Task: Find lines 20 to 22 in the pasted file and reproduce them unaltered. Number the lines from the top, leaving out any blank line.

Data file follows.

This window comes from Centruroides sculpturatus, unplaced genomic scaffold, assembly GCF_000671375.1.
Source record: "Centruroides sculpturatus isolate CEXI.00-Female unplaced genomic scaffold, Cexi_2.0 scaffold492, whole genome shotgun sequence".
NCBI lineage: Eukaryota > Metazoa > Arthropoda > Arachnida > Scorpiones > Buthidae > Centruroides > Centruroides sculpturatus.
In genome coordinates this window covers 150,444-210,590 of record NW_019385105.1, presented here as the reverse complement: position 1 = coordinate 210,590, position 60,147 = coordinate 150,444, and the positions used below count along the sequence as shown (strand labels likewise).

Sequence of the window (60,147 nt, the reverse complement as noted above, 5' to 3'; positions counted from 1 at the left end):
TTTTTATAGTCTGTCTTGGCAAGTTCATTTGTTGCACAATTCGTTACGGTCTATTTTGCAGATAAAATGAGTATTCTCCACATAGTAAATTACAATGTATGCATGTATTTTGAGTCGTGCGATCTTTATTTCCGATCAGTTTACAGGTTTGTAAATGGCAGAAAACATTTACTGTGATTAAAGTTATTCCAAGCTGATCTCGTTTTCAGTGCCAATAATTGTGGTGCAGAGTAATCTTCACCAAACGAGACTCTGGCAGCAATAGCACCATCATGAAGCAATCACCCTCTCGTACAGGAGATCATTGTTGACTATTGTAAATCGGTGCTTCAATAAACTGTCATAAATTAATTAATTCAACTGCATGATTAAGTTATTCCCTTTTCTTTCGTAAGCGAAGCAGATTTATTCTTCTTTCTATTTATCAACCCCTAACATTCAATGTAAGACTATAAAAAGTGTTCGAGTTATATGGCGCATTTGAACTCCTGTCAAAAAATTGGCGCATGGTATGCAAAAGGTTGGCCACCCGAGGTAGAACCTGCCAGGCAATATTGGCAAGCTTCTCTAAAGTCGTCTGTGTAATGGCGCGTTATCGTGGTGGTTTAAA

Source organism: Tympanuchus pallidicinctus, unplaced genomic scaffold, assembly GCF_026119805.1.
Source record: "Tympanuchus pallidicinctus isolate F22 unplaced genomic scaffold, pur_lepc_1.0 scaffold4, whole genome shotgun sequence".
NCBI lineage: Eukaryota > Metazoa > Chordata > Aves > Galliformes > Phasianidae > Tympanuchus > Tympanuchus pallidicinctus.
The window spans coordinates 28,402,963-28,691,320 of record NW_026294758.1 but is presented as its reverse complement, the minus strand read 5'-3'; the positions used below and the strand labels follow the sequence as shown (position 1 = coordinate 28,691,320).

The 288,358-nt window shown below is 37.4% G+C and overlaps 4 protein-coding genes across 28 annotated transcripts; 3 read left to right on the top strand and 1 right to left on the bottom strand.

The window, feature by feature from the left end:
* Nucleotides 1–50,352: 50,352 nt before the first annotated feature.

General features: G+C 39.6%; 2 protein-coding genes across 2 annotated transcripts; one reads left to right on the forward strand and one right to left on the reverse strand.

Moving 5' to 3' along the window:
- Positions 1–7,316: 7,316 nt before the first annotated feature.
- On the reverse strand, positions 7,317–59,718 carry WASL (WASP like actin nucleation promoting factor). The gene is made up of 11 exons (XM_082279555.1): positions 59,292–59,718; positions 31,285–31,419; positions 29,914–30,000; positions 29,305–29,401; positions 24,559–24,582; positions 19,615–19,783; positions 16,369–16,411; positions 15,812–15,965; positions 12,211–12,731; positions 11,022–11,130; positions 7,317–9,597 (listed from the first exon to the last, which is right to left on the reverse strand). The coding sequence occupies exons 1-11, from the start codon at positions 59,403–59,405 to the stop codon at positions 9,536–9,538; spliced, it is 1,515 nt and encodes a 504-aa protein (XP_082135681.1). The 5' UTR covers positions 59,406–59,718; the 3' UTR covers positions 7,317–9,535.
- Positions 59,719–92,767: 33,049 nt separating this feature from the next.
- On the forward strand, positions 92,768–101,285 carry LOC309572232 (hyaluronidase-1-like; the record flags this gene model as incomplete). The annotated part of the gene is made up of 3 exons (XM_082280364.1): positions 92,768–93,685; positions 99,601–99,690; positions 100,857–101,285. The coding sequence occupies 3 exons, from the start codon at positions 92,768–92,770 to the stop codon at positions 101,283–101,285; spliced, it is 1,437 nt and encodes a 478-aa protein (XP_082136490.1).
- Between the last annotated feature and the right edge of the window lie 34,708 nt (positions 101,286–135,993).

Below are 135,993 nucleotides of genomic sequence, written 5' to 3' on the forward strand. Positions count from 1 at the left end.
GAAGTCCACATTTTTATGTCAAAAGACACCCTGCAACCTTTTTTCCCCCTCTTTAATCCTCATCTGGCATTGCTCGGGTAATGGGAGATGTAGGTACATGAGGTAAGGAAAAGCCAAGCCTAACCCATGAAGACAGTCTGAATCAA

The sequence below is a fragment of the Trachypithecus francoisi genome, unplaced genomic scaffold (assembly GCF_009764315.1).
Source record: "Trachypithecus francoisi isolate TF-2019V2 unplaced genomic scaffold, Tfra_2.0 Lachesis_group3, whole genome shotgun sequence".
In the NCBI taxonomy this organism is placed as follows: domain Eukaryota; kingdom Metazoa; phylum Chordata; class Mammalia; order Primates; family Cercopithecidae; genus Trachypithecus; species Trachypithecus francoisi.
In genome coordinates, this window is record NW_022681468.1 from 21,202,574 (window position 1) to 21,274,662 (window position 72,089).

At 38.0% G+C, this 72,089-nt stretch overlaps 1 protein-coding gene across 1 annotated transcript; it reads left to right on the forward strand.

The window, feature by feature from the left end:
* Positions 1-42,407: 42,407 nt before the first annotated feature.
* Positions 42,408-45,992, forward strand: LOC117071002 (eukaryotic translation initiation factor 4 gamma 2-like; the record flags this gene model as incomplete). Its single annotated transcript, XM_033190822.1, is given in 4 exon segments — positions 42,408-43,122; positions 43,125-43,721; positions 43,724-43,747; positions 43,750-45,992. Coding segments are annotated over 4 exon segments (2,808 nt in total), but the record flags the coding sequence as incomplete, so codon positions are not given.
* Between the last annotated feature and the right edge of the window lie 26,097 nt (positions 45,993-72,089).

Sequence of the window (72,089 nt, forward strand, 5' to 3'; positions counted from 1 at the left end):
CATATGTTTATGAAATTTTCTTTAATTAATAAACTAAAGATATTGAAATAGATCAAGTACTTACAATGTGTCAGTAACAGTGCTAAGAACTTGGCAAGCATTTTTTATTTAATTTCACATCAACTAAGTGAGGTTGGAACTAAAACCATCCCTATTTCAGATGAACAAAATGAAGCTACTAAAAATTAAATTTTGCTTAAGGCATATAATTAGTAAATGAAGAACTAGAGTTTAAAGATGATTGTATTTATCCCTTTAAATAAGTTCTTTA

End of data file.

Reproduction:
- Between the last annotated feature and the right edge of the window lie 34,708 nt (positions 101,286–135,993).

Below are 135,993 nucleotides of genomic sequence, written 5' to 3' on the forward strand. Positions count from 1 at the left end.
GAAGTCCACATTTTTATGTCAAAAGACACCCTGCAACCTTTTTTCCCCCTCTTTAATCCTCATCTGGCATTGCTCGGGTAATGGGAGATGTAGGTACATGAGGTAAGGAAAAGCCAAGCCTAACCCATGAAGACAGTCTGAATCAA